UNICEF appeals for funds to respond to growing children’s emergency in the Sahel
TORONTO, June 11, 2012 – Appealing for more funding today, UNICEF said nearly a quarter of a million children under 5 suffering from severe acute malnutrition have received life-saving treatment in the Sahel during the first four months of the year as part of its emergency response in the region.
The agency forecasts that over the course of 2012 at least 1.1 million children will need to be treated and has increased the number of specialist treatment centres established to cope with the crisis in nine countries to 5,200. The biggest upsurge in children needing help will be over the coming three months because the region is now in the driest and harshest period of the year.
Continuing conflict in Mali, which has forced 170,000 people from their homes and into three neighbouring countries, is creating new demands and problems in ensuring secure aid access. Another 167,000 have been displaced within the country.
UNICEF said it urgently needed more funds for children and women suffering from extreme hardship in the Sahel region of Africa, under threat from diseases such as cholera and victims of the crisis displacing people from Mali.
For the rest of 2012 UNICEF needs US$146 million for the Sahel. So far emergency appeals have secured U$ 93 million for UNICEF’s emergency response.
“The donations UNICEF has already received are having a significant impact saving children’s lives but the situation is very complex,” says UNICEF Canada’s President and CEO. “The crisis in Mali has put even more children in danger and the dry season over the next three months will be extremely challenging. A larger response is immediately required. We are calling on Canadians to once again show their generosity and support these vulnerable children and their families in the Sahel.”
UNICEF is aiming for an integrated response that takes into consideration the most pressing needs.
Children in northern Mali are very clearly at risk in terms of abuse, access to education and recruitment into armed groups. Education support needs to be given across the nine countries affected by the nutrition crisis because children from distressed communities are dropping out of school.
Vaccination campaigns must be conducted to prevent epidemics. So far this year, more than 6 million children have been vaccinated against measles and more than 9 million have received a treated bed net to reduce the risk of malaria. Measures need to be put in place before the rains to prevent outbreaks of cholera. The disease is endemic in many areas affected by the crisis.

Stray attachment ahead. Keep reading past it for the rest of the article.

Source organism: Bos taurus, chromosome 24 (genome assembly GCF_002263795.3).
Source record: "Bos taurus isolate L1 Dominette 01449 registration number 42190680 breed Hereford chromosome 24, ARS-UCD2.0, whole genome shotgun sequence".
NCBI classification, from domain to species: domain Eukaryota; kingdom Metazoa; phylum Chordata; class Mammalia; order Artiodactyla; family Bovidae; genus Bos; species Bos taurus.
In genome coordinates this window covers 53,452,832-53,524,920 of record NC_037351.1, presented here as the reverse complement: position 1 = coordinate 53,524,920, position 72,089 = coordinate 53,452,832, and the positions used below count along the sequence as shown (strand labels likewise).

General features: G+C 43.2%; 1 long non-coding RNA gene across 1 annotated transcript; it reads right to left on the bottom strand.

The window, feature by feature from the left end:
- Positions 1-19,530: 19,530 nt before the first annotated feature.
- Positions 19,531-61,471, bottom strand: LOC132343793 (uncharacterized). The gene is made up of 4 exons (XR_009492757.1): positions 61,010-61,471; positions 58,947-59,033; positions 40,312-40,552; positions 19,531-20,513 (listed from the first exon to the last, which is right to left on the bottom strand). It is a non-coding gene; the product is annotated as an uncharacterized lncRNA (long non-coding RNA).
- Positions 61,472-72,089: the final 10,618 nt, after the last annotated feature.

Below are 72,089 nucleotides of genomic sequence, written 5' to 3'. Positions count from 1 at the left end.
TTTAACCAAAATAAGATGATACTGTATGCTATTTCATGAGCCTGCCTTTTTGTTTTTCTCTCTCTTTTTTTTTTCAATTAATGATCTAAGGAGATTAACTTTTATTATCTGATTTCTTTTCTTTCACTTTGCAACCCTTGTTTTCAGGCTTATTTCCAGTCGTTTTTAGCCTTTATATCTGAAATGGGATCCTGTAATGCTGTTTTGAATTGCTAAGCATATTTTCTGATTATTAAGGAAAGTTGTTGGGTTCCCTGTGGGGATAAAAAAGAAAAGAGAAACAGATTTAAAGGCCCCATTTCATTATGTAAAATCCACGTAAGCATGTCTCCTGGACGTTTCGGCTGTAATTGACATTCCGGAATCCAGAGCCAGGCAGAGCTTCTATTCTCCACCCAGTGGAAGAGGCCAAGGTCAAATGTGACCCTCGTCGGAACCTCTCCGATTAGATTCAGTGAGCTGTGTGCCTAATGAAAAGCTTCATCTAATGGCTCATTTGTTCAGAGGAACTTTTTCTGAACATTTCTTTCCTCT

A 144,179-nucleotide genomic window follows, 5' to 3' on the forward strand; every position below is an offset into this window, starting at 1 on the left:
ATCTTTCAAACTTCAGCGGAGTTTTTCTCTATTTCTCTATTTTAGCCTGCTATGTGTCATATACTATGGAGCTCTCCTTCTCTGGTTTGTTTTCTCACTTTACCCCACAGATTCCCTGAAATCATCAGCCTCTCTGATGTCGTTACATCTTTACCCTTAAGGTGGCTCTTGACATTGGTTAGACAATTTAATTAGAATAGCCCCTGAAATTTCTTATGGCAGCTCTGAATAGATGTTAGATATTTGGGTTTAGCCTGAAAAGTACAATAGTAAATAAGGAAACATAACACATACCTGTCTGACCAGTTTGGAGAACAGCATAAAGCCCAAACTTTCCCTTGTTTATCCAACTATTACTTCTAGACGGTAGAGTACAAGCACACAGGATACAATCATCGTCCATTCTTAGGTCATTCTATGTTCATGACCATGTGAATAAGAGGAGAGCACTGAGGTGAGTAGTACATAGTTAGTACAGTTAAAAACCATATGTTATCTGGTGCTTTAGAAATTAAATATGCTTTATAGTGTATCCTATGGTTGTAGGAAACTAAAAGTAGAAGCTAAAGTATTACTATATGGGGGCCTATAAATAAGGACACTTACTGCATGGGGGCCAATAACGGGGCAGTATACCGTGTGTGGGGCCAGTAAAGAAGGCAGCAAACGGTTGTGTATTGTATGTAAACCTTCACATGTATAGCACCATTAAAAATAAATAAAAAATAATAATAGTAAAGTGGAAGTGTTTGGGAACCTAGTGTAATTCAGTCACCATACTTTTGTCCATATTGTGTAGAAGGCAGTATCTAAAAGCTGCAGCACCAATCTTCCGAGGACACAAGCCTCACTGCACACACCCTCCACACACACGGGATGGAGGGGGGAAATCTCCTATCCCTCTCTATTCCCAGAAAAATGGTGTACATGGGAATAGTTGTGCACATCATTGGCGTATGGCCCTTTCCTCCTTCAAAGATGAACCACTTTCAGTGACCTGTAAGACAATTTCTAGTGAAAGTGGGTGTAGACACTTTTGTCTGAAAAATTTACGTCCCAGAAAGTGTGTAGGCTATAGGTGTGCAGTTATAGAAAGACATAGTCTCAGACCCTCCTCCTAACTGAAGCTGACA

The United Nations says about 18 million people are affected by a drought and food crisis in the nine countries. In December 2011 UNICEF warned that between 1 and 1.5 million children would need life-saving treatment for severe acute malnutrition and appealed for US$119.5 million.
With the outbreak of fighting in Mali, the agency asked for US$19 million to meet immediate needs for those displaced in the country and the refugees in Mauritania, Burkina Faso and Niger.
Reflecting the need for a fully integrated response, the new total requirements for UNICEF of US$238 million for 2012 takes into account the need for the nutrition crisis, the Mali emergency and responding to the threat of cholera and other epidemics.
Note to Editors
The Sahel nutrition crisis and UNICEF’s emergency response covers the entire territories of Burkina Faso, Gambia (which was included earlier this year), Mali, Mauritania and Niger; the Sahel belt of Chad and the northern regions of Cameroon, Nigeria and Senegal.
UNICEF is the world's leading child-focused humanitarian and development agency. Through innovative programs and advocacy work, UNICEF saves children's lives and secure their rights in virtually every country. UNICEF’s global reach, unparalleled influence on policymakers, and diverse partnerships make it an instrumental force in shaping a world in which no child dies of a preventable cause. UNICEF is entirely supported by voluntary donations and helps all children, regardless of race, religion or politics. For more information about UNICEF, please visit www.unicef.ca.